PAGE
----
3. GSEs Should Control “Up-Front” risk sharing pilots, with protections against market concentration, including bans on volume discounts and bans on securities firms doing risk sharing MBS from dealing preferentially with bank affiliates.

Risk sharing can be a positive tool to reduce both GSE and taxpayer risk, to bring more private capital into mortgage markets, and to impose market discipline into the setting of underwriting standards.  The GSEs have started doing this, with pilots to sell off risk on existing mortgages.

CHLA could support Congressional mandates for GSE “up-front” risk sharing – but only if it is secured and controlled by the GSEs. Without this safeguard, up-front risk sharing (either loan level or MBS) that is initiated and controlled by mortgage originators could result in market concentration for federally guaranteed mortgage loans. Big banks could use market size or securities’ affiliate capabilities to gain an unfair pricing advantage in mortgage origination – creating market concentration and resulting in fewer consumer choices and higher prices.

And these types of anti-competitive practices related to risk sharing should be prohibited. G Fee parity becomes less significant and risk sharing parity more so as the latter takes on more of the risk.  Thus, providers of risk sharing, such as private mortgage insurers, should also be subject to “G Fee parity” – ie., prohibited from providing volume discounts.  [Note: volume discounts differ from pricing differentials based on the risk of the borrower or the loan].  And securitizers should be prohibited from bootstrapping their role in providing risk sharing through MBS securities transactions where their investors take this risk to offer loans exclusively or on preferential rates and terms to their bank affiliates originating loans.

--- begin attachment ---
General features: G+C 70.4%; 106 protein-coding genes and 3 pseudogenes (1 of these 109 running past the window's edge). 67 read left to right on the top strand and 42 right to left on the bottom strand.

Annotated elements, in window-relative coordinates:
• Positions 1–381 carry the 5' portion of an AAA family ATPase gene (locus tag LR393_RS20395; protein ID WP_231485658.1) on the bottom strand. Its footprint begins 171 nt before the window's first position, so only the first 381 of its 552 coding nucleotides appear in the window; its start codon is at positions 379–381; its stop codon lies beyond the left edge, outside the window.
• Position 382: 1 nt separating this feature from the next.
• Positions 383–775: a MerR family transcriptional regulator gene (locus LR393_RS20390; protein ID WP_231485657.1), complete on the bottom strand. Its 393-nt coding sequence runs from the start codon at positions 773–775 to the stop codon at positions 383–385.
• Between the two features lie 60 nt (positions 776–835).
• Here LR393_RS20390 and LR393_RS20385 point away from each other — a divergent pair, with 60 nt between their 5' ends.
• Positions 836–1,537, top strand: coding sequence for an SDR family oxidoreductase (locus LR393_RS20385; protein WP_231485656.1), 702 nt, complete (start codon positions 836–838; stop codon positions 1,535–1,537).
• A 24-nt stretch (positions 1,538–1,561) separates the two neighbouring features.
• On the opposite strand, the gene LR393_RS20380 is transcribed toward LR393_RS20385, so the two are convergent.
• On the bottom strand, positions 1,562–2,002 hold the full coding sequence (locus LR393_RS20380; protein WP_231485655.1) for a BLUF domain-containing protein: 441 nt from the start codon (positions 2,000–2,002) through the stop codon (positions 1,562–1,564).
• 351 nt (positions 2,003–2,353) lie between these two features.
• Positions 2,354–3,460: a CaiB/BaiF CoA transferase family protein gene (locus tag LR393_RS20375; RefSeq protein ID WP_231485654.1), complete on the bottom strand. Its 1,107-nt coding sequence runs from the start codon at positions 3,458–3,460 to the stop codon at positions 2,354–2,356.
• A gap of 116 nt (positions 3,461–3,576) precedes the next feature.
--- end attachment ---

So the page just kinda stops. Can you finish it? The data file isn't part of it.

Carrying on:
4. FHFA should complete work on a Common Securitization Platform (CSP) and Single Security– but should not turn over the CSP (developed at taxpayer expense) to Too-Big-To-Fail bank/securities firms. 

CHLA supports continued development by the FHFA and the GSEs of a Common Securitization Platform, including Congressional requirements to do so.  This is needed to facilitate non-discriminatory and affordable access by all mortgage lenders to the secondary market for federally guaranteed mortgage loans.  Since taxpayer resources have gone into the development of the Platform, CHLA does not support any Congressional action to allow it to be used for private MBS by the biggest bank/securities firms – the very same parties that developed and securitized deficient subprime MBS and that played a major role in the 2008 housing crisis.  The CSP’s role should be to facilitate qualified federally guaranteed mortgage loans, which serve the affordable mortgage credit needs of moderate income borrowers.  Congress would still have the option at a later date to turn over the CSP to private parties as part of a broader  housing finance reform bill – but to authorize this now is at best premature, and in CHLA’s view, unwarranted.

5. Federal Home Loan Banks should not use an explicit or implied taxpayer guarantee for MBS unless all mortgage lenders, including non-banks, can participate on a non-discriminatory basis.

CHLA was concerned that Johnson/Crapo permitted Federal Home Loan Banks to securitize federally guaranteed MBS – including potentially as the primary Cash Window – without serving non-bank mortgage lenders.  Therefore, CHLA believes that FHLB securitization of guaranteed MBS should be prohibited unless non-bank mortgage lenders can participate on a non-discriminatory basis.